We read of the stones used in building the temple: "And the house, when it was building, was built of stone made ready before it was brought thither: so that there was neither hammer nor ax nor any tool of iron heard in the house, while it was building." (1 Kings vi. 7) And in another place we read: "And if thou wilt make me an altar of stone, thou shalt not build it of hewn stone: for if thou lift up thy tool upon it, thou hast polluted it." (Exod. xx. 25) It means that our religious faith and our worship must be formed from genuine truths as we receive them from the Lord in His Word, and we must not distort and fashion them to suit ourselves. (AR 45 7, 847; AE 585; AC 1298, 8941) Remember how in the desert "Moses lifted up his hand, and with his rod he smote the rock twice: and water came out abundantly." (Numb. xx. 1 I) Again we read: "Oh that my people had hearkened unto me, and Israel had walked in my ways . . . with honey out of the rock should I have satisfied thee." (Ps. lxxxi. 16) The rock is the unchanging truth of the Lord's Word, in appearance stern and severe; the water and the honey are the refreshment and the sweetness which it has in store for us. (AE 411, 619, 374; AC 8581, 8582, 5620)
In the parable of the sower we read that some seed fell on stony ground, and the Lord explains: "He that received the seed into stony places, the same is he that heareth the word, and anon with joy receiveth it; yet hath he not root in himself, but dureth for a while: for when tribulation or persecution ariseth because of the word, by and by he is offended." (Matt. xiii. 20,21) Stones here suggest something less heavenly. A hard, unaffectionate state of mind is pictured, which has only an intellectual interest in the Lord's Word, receives its teachings as mere facts, and has no love for it to give strength in time of temptation. (AE 401, 411; AC 3310; HH 488)
And still again, we find this verse: "Is not my word like a fire? saith the LORD; and like a hammer that breaketh the rock in pieces?" (Jer. xxiii. 29) Can it be the rock of Divine truth which the Lord's Word breaks in pieces? Surely not. But we may have accepted falsities and supposed them to be truths and built on them as if they were the solid rocks. Before the Lord's Word, they fall to pieces. Rocks in this verse mean such falsities, as is very plain from the verses which precede. (PP; AE 411; INV. 35) This helps us to understand the meaning of the statement in the Revelation, that men "hid themselves in the dens and in the rocks of the mountains; and said to the mountains and rocks, Fall on us, and hide us from the face of him that sitteth on the throne." (Rev. Vi. 15, 16) They are not the good who wish to hide from the Lord, but the evil; and they are not the rocks of truth but of falsity with which the evil try to screen and justify themselves. (AR 338, 339; AE 410, 411; HH 488)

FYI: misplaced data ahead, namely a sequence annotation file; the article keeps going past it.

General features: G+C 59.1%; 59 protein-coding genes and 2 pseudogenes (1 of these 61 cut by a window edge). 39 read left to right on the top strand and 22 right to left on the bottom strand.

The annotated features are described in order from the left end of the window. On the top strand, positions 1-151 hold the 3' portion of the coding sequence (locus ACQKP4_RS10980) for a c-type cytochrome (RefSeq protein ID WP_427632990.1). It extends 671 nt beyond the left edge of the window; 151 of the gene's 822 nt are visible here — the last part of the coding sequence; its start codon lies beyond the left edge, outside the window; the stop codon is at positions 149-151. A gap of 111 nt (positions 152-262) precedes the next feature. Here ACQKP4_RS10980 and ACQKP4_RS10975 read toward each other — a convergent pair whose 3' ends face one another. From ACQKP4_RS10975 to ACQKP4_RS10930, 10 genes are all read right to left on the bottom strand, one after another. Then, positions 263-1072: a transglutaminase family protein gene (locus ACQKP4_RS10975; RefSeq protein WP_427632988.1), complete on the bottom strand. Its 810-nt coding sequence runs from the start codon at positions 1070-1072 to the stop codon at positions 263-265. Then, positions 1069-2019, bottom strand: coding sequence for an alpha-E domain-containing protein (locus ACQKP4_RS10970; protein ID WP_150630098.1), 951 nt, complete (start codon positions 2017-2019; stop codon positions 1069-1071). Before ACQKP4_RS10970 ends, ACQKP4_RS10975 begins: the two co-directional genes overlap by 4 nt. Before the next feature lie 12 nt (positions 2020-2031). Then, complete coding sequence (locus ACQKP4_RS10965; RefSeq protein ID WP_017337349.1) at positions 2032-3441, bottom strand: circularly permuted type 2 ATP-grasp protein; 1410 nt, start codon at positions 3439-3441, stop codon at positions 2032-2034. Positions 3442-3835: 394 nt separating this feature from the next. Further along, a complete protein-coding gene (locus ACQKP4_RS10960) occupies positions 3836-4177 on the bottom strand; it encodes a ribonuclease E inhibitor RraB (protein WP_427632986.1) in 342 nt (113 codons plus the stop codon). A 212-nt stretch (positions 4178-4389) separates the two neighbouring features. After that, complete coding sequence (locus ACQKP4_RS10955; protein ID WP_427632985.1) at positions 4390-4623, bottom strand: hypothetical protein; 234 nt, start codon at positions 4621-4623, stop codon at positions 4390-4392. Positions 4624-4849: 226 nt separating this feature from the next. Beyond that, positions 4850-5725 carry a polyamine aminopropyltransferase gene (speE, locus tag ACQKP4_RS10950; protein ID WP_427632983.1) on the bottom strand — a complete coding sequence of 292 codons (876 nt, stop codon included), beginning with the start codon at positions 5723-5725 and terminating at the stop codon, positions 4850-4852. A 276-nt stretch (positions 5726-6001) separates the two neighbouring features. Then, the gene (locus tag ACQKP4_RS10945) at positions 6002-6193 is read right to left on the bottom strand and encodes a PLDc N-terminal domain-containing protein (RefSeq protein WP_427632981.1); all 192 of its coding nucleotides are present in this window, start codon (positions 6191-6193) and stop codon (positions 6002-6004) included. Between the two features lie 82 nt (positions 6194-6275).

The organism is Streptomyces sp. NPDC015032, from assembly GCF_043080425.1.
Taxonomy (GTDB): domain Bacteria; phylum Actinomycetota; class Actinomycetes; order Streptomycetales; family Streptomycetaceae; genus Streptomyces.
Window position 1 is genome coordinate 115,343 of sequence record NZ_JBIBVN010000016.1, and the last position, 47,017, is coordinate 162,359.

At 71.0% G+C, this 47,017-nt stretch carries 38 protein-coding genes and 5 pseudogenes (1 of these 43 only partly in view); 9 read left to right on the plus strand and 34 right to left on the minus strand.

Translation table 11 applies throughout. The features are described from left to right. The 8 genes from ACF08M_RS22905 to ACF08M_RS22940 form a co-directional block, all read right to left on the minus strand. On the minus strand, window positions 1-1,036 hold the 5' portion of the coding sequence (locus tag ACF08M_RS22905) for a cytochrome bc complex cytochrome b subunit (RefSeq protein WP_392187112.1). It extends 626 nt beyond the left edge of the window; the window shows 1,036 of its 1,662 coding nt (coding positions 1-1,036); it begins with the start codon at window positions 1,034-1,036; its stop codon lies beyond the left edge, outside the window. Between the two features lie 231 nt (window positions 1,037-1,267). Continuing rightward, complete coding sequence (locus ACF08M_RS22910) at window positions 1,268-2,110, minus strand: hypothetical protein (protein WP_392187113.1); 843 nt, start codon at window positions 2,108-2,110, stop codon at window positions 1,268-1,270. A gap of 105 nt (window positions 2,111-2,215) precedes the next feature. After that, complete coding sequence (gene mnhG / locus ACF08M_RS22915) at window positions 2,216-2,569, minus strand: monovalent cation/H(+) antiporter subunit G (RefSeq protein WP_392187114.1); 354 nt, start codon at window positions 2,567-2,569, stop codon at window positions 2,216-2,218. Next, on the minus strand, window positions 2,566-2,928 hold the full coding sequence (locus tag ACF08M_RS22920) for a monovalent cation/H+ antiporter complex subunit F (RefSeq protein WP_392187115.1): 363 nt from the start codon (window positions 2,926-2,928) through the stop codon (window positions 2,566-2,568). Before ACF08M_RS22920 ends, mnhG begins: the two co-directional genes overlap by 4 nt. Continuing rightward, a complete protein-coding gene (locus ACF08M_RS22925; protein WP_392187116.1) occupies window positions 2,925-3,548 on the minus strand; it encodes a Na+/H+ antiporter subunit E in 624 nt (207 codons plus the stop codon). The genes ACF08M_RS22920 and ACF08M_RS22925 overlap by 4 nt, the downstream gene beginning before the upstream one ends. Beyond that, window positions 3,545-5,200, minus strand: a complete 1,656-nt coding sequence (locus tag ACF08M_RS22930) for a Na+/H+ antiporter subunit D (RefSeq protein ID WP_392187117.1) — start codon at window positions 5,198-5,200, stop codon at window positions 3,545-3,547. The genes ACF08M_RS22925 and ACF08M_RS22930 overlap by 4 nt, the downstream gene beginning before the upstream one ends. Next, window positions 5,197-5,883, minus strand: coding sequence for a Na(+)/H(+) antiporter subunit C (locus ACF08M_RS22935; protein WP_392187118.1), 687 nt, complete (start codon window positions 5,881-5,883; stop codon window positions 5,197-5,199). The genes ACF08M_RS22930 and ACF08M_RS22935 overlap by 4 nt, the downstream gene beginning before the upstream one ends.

You remember that the Jewish law commanded that for certain crimes persons should be stoned. (Exod. xxi. 28, 29; Lev. xxiv. 16; John viii. 5) Punishments, like all other things in the Jewish Church were representative. They were pictures of the inevitable spiritual consequences of various forms of wrong-doing. Stoning represented the extinction of the spiritual understanding by the indulgence of false thoughts, and the crimes which received this punishment were those which represented the spiritual crime of falsifying truth. (AC 7456, 8799; AE 240, 655) Stoning also suggests the removal of falsity by the stern application of truth. (AC 7456) We find both thoughts involved in the words of the captives' Psalm "Happy shall he be, that rewardeth thee as thou hast served us. Happy shall he be, that taketh and dasheth thy little ones against the stones." (Ps. cxxxvii. 8, 9) The beginnings of innocent life have been destroyed by falsity; happy is he who destroys the beginnings of evil by the power of the Lord's Word. (AE 411)